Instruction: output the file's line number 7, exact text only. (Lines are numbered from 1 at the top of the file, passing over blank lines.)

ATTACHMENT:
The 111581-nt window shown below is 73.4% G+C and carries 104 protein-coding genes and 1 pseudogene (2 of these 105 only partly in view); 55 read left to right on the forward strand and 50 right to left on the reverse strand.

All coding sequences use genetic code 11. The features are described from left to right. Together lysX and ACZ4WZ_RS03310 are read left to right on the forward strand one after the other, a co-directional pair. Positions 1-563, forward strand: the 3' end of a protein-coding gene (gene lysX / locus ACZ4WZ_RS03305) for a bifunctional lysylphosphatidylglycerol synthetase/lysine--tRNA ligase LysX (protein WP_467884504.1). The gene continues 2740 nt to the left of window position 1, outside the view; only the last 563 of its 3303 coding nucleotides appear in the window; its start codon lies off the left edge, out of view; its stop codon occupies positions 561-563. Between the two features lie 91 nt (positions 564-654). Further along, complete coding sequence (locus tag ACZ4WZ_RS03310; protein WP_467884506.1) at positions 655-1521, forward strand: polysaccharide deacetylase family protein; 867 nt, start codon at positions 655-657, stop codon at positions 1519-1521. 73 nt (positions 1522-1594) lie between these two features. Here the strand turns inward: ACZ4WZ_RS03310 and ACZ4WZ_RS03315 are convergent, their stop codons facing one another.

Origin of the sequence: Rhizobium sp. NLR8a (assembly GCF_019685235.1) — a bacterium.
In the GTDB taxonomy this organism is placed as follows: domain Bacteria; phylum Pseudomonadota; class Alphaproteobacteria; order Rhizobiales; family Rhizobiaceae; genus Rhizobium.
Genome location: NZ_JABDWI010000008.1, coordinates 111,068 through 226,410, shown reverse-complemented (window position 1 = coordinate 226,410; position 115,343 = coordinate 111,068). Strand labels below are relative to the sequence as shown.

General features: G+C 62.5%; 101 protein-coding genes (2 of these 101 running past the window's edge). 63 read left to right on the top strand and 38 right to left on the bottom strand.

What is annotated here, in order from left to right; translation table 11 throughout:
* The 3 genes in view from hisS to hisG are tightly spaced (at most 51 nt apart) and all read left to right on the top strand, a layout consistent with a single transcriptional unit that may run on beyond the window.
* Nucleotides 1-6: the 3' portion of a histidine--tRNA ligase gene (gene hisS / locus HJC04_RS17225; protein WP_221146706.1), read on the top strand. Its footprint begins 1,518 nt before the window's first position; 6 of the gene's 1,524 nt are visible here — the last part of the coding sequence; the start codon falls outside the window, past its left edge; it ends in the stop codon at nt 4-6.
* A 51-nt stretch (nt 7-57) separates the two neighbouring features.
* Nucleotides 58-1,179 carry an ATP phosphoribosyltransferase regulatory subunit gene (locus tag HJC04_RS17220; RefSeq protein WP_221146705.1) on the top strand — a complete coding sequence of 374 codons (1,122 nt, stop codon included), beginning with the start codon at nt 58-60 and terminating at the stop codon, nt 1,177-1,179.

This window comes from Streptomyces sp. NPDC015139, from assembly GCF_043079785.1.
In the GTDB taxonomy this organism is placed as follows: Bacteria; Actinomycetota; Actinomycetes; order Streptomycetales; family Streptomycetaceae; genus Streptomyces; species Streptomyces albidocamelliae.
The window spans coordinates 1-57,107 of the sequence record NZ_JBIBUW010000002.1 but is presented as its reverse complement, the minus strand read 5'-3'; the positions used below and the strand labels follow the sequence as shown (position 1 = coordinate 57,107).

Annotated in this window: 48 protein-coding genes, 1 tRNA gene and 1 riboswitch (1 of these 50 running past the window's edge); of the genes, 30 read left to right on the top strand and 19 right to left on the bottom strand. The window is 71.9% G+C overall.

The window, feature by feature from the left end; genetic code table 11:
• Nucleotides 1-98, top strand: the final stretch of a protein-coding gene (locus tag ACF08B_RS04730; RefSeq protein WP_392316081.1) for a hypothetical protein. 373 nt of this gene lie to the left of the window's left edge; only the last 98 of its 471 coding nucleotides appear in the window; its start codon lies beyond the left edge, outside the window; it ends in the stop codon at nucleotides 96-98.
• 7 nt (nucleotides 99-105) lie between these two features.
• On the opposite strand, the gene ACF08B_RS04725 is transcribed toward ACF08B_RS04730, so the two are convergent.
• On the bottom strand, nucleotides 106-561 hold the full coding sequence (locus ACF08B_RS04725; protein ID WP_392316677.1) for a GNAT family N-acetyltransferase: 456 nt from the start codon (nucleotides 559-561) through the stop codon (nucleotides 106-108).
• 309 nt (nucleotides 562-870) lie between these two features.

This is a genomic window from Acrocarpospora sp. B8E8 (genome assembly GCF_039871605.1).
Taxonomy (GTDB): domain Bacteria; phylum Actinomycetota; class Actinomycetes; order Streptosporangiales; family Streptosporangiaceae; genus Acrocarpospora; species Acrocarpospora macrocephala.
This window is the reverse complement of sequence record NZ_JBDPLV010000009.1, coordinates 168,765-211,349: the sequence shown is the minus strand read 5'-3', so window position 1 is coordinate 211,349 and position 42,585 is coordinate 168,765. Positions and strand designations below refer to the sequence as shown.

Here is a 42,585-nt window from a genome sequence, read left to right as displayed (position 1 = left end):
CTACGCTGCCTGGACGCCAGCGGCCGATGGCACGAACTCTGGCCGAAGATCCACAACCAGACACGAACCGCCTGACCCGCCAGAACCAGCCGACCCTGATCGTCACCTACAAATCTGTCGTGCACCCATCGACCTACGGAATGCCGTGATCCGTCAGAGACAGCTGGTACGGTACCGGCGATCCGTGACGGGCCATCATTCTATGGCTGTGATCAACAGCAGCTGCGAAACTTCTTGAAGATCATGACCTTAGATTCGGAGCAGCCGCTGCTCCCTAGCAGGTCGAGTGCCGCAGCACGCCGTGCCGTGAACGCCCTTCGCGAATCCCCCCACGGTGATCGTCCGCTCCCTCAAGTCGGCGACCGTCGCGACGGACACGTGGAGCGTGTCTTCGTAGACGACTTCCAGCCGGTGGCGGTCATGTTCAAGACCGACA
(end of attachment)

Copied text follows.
What is annotated here, in order from left to right; translation table 11 throughout: